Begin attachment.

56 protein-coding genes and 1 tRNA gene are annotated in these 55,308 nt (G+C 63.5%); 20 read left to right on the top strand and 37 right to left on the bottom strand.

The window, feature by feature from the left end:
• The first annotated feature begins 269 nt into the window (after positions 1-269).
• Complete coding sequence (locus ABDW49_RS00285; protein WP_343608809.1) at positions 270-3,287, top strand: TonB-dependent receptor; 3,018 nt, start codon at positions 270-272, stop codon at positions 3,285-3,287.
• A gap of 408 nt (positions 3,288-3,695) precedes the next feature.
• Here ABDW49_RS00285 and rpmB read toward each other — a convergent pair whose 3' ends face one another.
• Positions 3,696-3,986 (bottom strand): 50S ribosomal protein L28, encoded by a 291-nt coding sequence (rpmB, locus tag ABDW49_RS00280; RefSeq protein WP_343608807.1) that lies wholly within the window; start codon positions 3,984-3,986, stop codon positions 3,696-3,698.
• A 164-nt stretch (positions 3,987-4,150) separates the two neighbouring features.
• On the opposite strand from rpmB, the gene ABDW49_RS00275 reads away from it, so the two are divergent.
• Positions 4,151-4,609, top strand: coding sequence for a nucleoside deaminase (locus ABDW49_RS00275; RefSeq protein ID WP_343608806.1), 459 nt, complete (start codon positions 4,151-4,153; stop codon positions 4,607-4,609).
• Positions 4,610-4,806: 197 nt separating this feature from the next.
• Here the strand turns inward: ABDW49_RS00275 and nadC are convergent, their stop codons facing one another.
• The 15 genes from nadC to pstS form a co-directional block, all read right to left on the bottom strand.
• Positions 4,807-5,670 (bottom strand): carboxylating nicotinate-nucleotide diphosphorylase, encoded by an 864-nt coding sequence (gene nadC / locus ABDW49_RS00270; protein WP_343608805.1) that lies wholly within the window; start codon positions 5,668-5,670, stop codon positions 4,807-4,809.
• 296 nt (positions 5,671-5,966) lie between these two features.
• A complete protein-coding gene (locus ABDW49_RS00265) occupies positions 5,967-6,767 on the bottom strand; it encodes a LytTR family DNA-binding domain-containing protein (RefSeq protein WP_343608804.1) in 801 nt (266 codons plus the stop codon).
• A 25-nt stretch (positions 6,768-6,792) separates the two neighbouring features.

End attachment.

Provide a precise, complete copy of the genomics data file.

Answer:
56 protein-coding genes and 1 tRNA gene are annotated in these 55,308 nt (G+C 63.5%); 20 read left to right on the top strand and 37 right to left on the bottom strand.

The window, feature by feature from the left end:
• The first annotated feature begins 269 nt into the window (after positions 1-269).
• Complete coding sequence (locus ABDW49_RS00285; protein WP_343608809.1) at positions 270-3,287, top strand: TonB-dependent receptor; 3,018 nt, start codon at positions 270-272, stop codon at positions 3,285-3,287.
• A gap of 408 nt (positions 3,288-3,695) precedes the next feature.
• Here ABDW49_RS00285 and rpmB read toward each other — a convergent pair whose 3' ends face one another.
• Positions 3,696-3,986 (bottom strand): 50S ribosomal protein L28, encoded by a 291-nt coding sequence (rpmB, locus tag ABDW49_RS00280; RefSeq protein WP_343608807.1) that lies wholly within the window; start codon positions 3,984-3,986, stop codon positions 3,696-3,698.
• A 164-nt stretch (positions 3,987-4,150) separates the two neighbouring features.
• On the opposite strand from rpmB, the gene ABDW49_RS00275 reads away from it, so the two are divergent.
• Positions 4,151-4,609, top strand: coding sequence for a nucleoside deaminase (locus ABDW49_RS00275; RefSeq protein ID WP_343608806.1), 459 nt, complete (start codon positions 4,151-4,153; stop codon positions 4,607-4,609).
• Positions 4,610-4,806: 197 nt separating this feature from the next.
• Here the strand turns inward: ABDW49_RS00275 and nadC are convergent, their stop codons facing one another.
• The 15 genes from nadC to pstS form a co-directional block, all read right to left on the bottom strand.
• Positions 4,807-5,670 (bottom strand): carboxylating nicotinate-nucleotide diphosphorylase, encoded by an 864-nt coding sequence (gene nadC / locus ABDW49_RS00270; protein WP_343608805.1) that lies wholly within the window; start codon positions 5,668-5,670, stop codon positions 4,807-4,809.
• 296 nt (positions 5,671-5,966) lie between these two features.
• A complete protein-coding gene (locus ABDW49_RS00265) occupies positions 5,967-6,767 on the bottom strand; it encodes a LytTR family DNA-binding domain-containing protein (RefSeq protein WP_343608804.1) in 801 nt (266 codons plus the stop codon).
• A 25-nt stretch (positions 6,768-6,792) separates the two neighbouring features.